On the Eve of Possibility

“And ya don’t believe we’re on the eve of destruction?”  This was the comment by a United Methodist pastor attached to a link a UM clergy Facebook discussion group.  The link was about a wedding officiated by a district superintendent for two female United Methodist pastors.  Obviously creating polity problems on several levels.  Pastors lined up to share their thoughts and attack each other.

Attacking each other on this UM clergy Facebook group is standard fare.  Facebook seems to catch pastors at their least self-aware, least charitable, least loving, and perhaps most exasperated moments.  When we try to discuss issues, it feels like we are in a small room trying to talk over each other at our best, and yelling at each other at our worst.  This discussion was no exception.

What caught my interest in the conversation were the words “eve of destruction.”  This caught my attention, beyond its hyperbolic nature, for two reasons.  The first is that  “Eve of Destruction” is a Bishop Allen (an indie band) song that I really like.  In the song, the speaker desires to be with the speaker’s friend.  Even if the worst possible things happen, the speaker hopes they will still be together.  I love this beautiful expression of companionship

The second aspect that caught my attentions is once again United Methodists were framing our disagreements in cataclysmic ways.  Why do we keep doing this?  There is no rule written that our disagreements have to lead to schism.  Yet, this was not an isolated incident.  I saw other United Methodists on Facebook and Twitter framing this situation in the same way.

Schism is not a real solution.  We do not have to choose it.  Power is the elephant in the room that we really need to talk about.  I encourage us to frame our disagreements differently.

Instead of seeing our conflicts and disagreements as the end of the world/denomination, we could see them as possibilities to grow in our faith.   We have the perfect opportunity as a church to model what it means to be followers of Christ even when we cannot agree on important issues.  This is not the first time in Christiain history that followers of Jesus have disagreed.  Too often in our power struggles we have chosen division over modeling unity.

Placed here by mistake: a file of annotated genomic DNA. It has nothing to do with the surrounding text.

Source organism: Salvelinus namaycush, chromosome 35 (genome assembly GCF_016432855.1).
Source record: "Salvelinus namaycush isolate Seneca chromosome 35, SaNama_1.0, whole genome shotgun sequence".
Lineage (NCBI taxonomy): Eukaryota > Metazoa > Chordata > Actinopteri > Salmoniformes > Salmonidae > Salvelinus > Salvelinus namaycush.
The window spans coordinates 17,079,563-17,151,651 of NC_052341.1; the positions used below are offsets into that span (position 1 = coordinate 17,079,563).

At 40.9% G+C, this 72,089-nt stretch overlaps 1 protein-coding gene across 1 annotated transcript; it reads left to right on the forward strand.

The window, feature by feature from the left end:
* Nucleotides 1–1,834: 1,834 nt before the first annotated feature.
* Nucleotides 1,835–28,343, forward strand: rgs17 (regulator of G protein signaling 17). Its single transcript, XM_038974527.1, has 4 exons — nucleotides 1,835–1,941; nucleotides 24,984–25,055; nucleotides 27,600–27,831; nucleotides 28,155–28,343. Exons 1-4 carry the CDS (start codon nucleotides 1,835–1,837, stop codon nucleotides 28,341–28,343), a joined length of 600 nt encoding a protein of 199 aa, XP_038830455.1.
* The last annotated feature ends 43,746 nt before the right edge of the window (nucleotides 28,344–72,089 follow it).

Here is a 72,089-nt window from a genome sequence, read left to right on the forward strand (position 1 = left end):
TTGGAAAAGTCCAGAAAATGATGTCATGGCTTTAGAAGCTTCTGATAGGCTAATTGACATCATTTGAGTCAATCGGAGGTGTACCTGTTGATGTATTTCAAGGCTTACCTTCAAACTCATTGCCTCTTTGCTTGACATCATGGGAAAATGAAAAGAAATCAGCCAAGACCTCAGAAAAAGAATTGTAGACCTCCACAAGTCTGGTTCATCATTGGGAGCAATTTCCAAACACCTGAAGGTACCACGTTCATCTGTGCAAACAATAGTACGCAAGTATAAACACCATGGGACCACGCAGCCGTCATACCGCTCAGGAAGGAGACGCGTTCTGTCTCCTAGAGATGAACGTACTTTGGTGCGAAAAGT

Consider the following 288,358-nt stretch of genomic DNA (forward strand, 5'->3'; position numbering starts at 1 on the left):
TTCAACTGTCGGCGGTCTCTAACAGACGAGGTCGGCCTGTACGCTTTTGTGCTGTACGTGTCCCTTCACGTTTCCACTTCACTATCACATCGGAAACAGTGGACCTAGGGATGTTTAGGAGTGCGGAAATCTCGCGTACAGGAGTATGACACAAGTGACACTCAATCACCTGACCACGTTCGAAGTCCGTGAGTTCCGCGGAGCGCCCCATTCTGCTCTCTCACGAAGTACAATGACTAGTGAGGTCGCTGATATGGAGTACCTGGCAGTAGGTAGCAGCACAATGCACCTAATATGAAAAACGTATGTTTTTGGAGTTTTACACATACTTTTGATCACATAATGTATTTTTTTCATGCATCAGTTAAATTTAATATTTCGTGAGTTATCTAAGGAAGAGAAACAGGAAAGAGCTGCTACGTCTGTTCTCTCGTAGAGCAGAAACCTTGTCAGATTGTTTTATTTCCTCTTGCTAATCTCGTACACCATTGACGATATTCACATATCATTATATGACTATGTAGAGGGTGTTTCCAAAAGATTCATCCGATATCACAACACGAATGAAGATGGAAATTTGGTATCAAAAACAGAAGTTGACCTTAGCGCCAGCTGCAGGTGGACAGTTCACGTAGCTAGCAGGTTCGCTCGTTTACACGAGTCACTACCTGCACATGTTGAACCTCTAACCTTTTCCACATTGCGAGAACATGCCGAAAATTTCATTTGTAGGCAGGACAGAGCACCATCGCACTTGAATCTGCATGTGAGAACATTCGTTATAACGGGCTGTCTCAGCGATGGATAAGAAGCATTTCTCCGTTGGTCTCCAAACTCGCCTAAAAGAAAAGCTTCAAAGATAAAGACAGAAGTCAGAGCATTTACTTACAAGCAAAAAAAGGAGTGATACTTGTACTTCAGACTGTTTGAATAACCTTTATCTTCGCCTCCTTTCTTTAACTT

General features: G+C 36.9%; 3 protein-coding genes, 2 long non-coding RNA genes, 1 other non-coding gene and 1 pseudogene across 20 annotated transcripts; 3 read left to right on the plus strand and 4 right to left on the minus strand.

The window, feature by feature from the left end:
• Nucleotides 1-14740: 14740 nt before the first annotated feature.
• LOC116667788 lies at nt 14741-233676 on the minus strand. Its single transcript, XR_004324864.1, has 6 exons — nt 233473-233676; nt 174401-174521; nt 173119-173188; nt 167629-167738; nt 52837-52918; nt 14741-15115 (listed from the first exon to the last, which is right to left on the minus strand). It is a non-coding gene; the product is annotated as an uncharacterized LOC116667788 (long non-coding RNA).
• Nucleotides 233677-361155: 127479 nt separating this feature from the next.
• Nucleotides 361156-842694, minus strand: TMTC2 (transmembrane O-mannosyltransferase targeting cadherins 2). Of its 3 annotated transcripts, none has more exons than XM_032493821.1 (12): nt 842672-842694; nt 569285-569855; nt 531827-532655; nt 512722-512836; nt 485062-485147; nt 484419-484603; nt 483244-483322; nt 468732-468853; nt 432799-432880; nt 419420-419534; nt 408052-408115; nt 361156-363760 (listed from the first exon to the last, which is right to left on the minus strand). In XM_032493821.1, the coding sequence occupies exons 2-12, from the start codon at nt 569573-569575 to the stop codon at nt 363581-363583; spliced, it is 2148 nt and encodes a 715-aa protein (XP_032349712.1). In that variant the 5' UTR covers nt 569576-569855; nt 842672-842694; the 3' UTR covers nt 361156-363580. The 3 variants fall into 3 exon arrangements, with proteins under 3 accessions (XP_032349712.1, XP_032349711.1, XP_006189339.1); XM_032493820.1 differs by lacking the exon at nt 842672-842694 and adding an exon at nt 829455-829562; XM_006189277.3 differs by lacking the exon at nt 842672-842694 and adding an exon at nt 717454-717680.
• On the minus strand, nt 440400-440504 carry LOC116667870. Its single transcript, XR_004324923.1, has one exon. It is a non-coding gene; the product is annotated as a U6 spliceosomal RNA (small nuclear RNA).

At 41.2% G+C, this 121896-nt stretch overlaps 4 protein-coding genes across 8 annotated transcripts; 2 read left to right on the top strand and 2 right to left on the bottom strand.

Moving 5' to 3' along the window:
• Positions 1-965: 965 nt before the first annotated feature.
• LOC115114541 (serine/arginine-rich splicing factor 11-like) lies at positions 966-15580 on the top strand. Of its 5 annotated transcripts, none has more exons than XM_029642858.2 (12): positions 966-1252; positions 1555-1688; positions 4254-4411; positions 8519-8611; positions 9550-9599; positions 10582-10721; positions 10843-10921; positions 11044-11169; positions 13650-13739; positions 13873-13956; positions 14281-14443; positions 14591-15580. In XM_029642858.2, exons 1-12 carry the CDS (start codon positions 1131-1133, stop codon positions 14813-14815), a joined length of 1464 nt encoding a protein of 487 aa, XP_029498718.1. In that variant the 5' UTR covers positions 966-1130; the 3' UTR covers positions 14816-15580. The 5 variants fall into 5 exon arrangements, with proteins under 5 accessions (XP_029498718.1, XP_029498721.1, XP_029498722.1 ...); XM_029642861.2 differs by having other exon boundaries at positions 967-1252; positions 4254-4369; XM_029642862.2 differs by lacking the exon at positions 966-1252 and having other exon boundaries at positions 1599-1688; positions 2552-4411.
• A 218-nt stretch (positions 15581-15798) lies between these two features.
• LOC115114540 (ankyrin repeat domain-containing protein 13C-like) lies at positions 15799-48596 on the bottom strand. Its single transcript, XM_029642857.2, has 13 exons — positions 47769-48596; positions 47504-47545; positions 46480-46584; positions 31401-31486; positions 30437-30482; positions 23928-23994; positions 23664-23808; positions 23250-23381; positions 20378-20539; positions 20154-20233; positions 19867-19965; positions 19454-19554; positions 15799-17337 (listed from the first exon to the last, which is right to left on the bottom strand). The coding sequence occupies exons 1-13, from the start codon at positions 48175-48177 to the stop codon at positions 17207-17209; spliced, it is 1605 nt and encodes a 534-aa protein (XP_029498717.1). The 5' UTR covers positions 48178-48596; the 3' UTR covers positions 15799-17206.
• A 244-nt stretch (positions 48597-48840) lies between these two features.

This is not an easy path, but Jesus never promised an easy journey.  There will be hurt and pain, but at this point, no matter what happens, we are going to experience hurt and pain.  We’ll have to act in love, even when we do not feel it.  Paul’s famous passage on love is about acting in love, not feeling it.

We will need to surrender our pride. In acting in love, we have to admit we may be wrong.  Choose our words and actions carefully.  Frame our issues and divisions in ways that allow for unity and shared ministry.  Disagreement does not have to mean an end to ministry.

In all this, we need to ask what do we ultimately want as a church?  Do we want to make disciples of Jesus Christ for the transformation of the world or do we want to die on this hill?  Are we willing to sacrifice self-righteousness and certainty for charity and tension?  Until we define what is most important to us and act accordingly, we will continue to tear each other down.  Our ultimate actions will speak volumes about what we actually believe.

The band Bishop Allen has a song entitled “Things Are What You Make of Them.”  Very rarely does a song title capture so much truth.  We need to make hard choices, but they are our choices.  No one is forcing us in one direction or another.  If there is schism, I have no doubt there will be a circular firing squad.  Everyone will blame someone else for our divisions.  For those who call for schism and frame our issues in cataclysmic ways, I hope these words from Bishop Allen, “when you wield the knife, learn to carry the blame,” make us pause and leads to a possible change in our rhetoric.

4299991414_8912479281_nGolden Cacoon” ©2010 Copyright Daniel Borman.  Licensed Under Creative Commons.

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One thought on “On the Eve of Possibility”

  1. I have never known anyone in the church to give up their power (except Jesus). This just does not happen, except in masquerade. In the West, where supposedly numbers & influence are shrinking, ecclesial power is both coveted and flaunted with a brittle tenacity that is truly astonishing.

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